Islamic State says it beheaded ten Christian hostages in Nigeria: ‘where is the moral revulsion?’
A VIDEO released by ISIS West African Province (ISWAP) the day after Christmas showed the apparent beheading on Christmas Day of 10 Christians held hostage by the group. An 11th man, identified as a Muslim, was shot. “Where is the moral revulsion at this tragedy?” asked Bishop Matthew Kukah of Sokoto, Nigeria.
“This is part of a much wider drama we are living with on a daily basis,” said the bishop told Aid to the Church in Need. He added that it is “very difficult to know why the government has not made progress in dealing with the crisis; 30 people are killed, 59 people are killed—and such incidents only produce a formal condemnation” on the part of the country’s leadership, “but no sense of urgency.” “We move on as if all this is normal,” he added. According to the Council on Foreign Relations’ Nigeria Security Tracker, Islamist insurgencies have killed more than 36,000 people in Nigeria in the past 10 years, including Boko Haram militants, civilians, and Nigerian military.
ISWAP proclaimed that the killings came in retaliation for the deaths in late October of ISIS leader Abu bakr al-Baghdadi and the group’s spokesperson Abul-Hasan Al-Muhajir at the hands of US special forces.
On Christmas Eve, Boko Haram, the Islamist organization from which ISWAP had split off, attacked a village near the town of Chibok in the northeastern state of Borno, killing seven people. It was in Chibok where Boko Haram kidnapped 276 schoolgirls in 2014; 112 girls remain in captivity.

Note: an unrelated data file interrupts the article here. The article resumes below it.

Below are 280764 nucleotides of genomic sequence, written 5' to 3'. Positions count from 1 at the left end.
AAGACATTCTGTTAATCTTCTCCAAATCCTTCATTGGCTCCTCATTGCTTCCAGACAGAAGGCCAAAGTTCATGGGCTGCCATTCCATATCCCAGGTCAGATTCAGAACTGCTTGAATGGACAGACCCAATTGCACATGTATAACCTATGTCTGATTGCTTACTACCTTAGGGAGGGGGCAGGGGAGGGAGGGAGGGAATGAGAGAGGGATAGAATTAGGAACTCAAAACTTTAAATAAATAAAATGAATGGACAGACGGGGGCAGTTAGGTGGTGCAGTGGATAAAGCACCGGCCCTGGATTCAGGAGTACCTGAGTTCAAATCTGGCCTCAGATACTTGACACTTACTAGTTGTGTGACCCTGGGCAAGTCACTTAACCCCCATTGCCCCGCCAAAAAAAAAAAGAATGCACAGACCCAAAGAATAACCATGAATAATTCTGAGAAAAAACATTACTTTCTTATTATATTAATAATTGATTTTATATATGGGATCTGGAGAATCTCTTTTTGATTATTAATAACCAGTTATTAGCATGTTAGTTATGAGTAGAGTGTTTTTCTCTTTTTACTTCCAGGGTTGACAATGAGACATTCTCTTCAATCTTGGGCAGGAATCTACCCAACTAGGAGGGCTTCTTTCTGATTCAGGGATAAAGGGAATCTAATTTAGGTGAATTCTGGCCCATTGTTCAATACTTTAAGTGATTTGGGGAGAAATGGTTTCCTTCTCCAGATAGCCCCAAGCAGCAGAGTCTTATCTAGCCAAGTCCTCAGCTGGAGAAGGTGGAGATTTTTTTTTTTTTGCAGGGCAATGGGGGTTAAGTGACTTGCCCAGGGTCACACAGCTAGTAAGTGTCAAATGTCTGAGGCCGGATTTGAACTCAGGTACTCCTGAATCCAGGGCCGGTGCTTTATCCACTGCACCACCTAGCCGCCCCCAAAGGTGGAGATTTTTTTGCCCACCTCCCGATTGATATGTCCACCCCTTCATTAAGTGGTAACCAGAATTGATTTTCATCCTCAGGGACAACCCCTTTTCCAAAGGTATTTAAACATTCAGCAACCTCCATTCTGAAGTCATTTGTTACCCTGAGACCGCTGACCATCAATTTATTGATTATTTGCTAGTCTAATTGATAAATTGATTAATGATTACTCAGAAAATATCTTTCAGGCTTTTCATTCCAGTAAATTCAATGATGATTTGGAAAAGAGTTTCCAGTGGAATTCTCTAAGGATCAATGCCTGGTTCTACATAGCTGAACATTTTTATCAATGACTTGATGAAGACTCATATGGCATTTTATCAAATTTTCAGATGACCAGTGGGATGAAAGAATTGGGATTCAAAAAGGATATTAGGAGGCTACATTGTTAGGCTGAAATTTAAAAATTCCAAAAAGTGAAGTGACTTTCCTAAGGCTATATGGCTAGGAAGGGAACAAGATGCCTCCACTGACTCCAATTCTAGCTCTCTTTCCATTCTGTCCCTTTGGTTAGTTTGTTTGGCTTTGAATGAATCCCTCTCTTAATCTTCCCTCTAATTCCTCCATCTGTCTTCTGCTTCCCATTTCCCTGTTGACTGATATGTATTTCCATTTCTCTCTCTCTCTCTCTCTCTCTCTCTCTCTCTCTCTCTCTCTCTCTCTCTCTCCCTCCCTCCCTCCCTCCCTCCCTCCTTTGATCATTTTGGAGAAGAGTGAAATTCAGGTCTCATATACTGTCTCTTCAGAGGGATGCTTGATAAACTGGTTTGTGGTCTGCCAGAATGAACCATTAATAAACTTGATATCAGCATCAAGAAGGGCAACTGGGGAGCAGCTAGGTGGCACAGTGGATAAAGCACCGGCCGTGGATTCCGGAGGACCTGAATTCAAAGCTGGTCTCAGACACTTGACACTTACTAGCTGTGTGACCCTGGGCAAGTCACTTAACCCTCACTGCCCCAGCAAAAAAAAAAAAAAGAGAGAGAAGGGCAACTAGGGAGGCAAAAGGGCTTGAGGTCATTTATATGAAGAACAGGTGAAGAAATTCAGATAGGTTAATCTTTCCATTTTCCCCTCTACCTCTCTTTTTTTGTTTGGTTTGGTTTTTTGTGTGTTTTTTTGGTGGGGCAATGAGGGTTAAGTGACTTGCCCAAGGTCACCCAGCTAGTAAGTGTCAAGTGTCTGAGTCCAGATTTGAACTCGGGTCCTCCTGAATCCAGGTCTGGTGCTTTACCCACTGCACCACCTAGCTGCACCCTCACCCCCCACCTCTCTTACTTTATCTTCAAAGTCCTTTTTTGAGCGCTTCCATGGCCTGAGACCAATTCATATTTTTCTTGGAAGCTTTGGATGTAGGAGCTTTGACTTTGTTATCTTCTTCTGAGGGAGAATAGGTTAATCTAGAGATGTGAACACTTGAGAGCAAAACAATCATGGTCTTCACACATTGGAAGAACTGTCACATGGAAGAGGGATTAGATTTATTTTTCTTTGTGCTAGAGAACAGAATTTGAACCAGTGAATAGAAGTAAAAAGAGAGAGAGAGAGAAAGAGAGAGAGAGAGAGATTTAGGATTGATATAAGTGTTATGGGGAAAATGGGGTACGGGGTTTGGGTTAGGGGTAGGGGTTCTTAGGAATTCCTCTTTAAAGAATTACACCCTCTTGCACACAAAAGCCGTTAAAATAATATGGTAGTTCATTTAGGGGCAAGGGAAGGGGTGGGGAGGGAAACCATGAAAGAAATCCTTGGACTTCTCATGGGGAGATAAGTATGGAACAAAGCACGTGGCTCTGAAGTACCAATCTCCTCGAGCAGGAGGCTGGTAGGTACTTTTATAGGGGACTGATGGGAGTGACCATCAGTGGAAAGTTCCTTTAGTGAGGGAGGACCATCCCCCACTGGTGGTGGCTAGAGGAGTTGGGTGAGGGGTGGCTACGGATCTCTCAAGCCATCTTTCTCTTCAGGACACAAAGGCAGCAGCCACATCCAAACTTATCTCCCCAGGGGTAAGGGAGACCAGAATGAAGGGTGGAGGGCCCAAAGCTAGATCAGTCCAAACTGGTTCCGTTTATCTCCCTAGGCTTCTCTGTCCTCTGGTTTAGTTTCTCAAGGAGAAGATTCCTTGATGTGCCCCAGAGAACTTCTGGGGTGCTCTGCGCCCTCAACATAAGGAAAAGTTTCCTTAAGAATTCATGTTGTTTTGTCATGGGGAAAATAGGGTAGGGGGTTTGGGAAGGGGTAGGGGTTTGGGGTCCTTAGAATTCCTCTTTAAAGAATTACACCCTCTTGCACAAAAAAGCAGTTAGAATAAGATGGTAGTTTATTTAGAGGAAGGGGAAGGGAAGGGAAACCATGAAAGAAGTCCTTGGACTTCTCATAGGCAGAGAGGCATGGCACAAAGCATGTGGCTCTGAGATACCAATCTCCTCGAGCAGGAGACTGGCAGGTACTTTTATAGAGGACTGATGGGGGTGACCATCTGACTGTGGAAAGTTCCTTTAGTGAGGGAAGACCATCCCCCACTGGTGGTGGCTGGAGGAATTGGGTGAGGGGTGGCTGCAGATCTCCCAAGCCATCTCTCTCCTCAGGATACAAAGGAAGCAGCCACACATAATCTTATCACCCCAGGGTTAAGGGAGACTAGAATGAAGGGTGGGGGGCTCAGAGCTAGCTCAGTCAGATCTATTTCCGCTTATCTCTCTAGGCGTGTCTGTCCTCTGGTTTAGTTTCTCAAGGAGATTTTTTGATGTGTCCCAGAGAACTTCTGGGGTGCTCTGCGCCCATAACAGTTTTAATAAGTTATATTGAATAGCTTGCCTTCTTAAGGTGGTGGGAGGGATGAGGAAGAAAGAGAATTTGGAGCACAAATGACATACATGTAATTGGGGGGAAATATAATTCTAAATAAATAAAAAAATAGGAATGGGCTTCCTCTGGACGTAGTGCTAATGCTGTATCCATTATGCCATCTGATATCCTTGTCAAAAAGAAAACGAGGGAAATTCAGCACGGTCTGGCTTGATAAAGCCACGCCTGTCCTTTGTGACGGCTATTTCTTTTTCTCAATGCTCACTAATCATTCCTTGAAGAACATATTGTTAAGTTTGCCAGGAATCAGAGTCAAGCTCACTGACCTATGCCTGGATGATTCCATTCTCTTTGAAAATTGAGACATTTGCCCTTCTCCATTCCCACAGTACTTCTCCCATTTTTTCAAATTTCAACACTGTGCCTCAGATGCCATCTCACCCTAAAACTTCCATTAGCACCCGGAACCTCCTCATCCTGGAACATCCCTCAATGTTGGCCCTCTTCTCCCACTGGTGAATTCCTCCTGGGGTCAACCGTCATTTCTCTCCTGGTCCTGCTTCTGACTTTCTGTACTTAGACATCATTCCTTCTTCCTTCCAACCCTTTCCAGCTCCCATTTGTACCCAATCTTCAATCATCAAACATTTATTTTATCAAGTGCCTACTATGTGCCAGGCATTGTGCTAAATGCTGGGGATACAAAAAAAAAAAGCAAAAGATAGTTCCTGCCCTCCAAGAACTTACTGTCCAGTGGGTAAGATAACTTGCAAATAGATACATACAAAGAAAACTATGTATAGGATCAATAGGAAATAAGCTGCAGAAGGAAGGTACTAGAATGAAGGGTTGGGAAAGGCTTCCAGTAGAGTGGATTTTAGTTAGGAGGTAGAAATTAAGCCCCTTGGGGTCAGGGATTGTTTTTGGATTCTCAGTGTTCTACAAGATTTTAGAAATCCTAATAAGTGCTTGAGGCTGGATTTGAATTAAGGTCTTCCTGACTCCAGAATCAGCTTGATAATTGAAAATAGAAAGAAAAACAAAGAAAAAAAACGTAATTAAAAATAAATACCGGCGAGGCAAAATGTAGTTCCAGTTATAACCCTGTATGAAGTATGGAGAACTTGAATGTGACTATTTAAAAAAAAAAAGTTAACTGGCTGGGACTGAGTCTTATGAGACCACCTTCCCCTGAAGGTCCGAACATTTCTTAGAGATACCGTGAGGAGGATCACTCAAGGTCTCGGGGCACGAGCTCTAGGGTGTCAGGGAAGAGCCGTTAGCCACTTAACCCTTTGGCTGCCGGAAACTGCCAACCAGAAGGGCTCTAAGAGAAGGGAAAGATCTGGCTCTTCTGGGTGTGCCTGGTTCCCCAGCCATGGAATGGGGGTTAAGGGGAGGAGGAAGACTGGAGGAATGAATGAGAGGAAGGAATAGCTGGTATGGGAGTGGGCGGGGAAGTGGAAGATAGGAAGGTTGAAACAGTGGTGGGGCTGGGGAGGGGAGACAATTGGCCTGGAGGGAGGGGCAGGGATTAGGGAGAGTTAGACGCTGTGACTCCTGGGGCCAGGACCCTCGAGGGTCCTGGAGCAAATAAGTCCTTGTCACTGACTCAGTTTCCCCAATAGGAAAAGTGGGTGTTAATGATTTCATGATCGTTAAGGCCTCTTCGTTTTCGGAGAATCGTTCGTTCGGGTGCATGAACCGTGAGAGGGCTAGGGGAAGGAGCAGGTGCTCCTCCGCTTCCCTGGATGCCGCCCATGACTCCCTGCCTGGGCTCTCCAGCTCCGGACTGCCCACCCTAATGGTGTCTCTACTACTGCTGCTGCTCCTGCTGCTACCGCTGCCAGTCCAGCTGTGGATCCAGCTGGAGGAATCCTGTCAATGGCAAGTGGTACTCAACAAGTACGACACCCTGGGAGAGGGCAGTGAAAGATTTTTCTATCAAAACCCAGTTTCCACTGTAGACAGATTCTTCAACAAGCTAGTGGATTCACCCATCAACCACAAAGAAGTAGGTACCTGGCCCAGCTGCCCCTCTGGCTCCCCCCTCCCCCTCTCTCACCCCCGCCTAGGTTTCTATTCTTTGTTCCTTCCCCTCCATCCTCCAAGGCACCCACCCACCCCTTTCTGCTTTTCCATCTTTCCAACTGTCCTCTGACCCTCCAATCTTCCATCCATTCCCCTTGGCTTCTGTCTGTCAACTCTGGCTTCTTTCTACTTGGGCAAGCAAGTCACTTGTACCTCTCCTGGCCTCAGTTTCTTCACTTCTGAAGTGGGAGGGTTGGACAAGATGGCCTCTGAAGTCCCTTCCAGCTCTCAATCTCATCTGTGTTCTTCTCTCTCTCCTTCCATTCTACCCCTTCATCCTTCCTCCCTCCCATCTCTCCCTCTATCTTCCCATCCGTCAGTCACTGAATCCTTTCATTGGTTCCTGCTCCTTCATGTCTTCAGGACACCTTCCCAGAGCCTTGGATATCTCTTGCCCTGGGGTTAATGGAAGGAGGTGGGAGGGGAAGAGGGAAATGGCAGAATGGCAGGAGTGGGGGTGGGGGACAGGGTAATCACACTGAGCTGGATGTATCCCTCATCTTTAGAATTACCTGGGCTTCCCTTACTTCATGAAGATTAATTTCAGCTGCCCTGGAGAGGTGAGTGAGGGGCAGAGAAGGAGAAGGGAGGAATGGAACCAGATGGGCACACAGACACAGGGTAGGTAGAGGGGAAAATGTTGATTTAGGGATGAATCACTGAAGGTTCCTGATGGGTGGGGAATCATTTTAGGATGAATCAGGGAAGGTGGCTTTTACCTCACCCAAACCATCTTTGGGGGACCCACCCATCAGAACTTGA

Noting that far more Muslims are being killed by Islamists in Nigeria, Bishop Kukah nonetheless questioned why every significant security post in the country is occupied by a Muslim. He said that Christians should be represented, given the fact that “religion is a major fault line” in Nigeria. The prelate called on the international community “to put pressure on Nigeria to protect lives.” “Things cannot go on,” he said, and perpetrators “must be brought to justice.”
Responding to plans by France and the US to reduce their military footprint in West Africa, the bishop said that the US and the European nations have a duty to prevent violence on the continent whose natural resources Western powers are so eager to take advantage of. The bishop rejected the argument that Western nations make of having to stay out of “the internal affairs” of African nations. “They want to exploit the continent’s oil and mineral resources, but they don’t want to protect people,” said Bishop Kukah.
He added that “70 percent” of the various crises that are engulfing the continent are sparked by the contest for mineral resources and the bishop charged that “international corporations are breeding corruption,” which is at the root of so much unrest. If Western nations “want to pull their troops out of Africa, they should also get out of the business of mineral resources—they have to be with us in good times and bad,” said Bishop Kukah. Moreover, he concluded, the ravages of Islamists in Africa “are the fallout of wars started by Western nations in the Middle East.”